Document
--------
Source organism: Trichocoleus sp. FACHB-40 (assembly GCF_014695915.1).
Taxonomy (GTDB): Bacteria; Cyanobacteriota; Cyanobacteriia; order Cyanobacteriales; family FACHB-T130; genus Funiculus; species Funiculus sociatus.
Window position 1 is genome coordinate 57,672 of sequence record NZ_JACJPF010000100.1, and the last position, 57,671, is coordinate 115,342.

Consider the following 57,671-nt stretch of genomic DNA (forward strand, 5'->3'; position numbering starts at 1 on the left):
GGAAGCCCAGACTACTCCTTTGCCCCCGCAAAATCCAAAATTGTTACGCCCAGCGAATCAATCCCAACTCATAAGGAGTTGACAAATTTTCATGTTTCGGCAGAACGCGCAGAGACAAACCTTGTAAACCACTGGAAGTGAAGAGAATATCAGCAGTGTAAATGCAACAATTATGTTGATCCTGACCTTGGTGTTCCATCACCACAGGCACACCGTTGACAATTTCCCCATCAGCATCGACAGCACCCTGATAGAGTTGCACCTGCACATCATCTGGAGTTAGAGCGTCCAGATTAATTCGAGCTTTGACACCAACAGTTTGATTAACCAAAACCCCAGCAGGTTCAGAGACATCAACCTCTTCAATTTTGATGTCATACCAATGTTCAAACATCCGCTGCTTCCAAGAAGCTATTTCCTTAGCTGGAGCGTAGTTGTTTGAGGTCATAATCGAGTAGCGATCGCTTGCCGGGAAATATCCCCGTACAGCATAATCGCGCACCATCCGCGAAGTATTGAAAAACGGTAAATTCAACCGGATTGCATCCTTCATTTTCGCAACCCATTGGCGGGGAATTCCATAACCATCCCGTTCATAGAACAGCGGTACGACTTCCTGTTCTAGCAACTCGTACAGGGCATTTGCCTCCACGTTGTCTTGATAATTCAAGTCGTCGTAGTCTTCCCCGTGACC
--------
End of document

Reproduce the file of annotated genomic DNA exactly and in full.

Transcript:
Source organism: Trichocoleus sp. FACHB-40 (assembly GCF_014695915.1).
Taxonomy (GTDB): Bacteria; Cyanobacteriota; Cyanobacteriia; order Cyanobacteriales; family FACHB-T130; genus Funiculus; species Funiculus sociatus.
Window position 1 is genome coordinate 57,672 of sequence record NZ_JACJPF010000100.1, and the last position, 57,671, is coordinate 115,342.

Consider the following 57,671-nt stretch of genomic DNA (forward strand, 5'->3'; position numbering starts at 1 on the left):
GGAAGCCCAGACTACTCCTTTGCCCCCGCAAAATCCAAAATTGTTACGCCCAGCGAATCAATCCCAACTCATAAGGAGTTGACAAATTTTCATGTTTCGGCAGAACGCGCAGAGACAAACCTTGTAAACCACTGGAAGTGAAGAGAATATCAGCAGTGTAAATGCAACAATTATGTTGATCCTGACCTTGGTGTTCCATCACCACAGGCACACCGTTGACAATTTCCCCATCAGCATCGACAGCACCCTGATAGAGTTGCACCTGCACATCATCTGGAGTTAGAGCGTCCAGATTAATTCGAGCTTTGACACCAACAGTTTGATTAACCAAAACCCCAGCAGGTTCAGAGACATCAACCTCTTCAATTTTGATGTCATACCAATGTTCAAACATCCGCTGCTTCCAAGAAGCTATTTCCTTAGCTGGAGCGTAGTTGTTTGAGGTCATAATCGAGTAGCGATCGCTTGCCGGGAAATATCCCCGTACAGCATAATCGCGCACCATCCGCGAAGTATTGAAAAACGGTAAATTCAACCGGATTGCATCCTTCATTTTCGCAACCCATTGGCGGGGAATTCCATAACCATCCCGTTCATAGAACAGCGGTACGACTTCCTGTTCTAGCAACTCGTACAGGGCATTTGCCTCCACGTTGTCTTGATAATTCAAGTCGTCGTAGTCTTCCCCGTGACC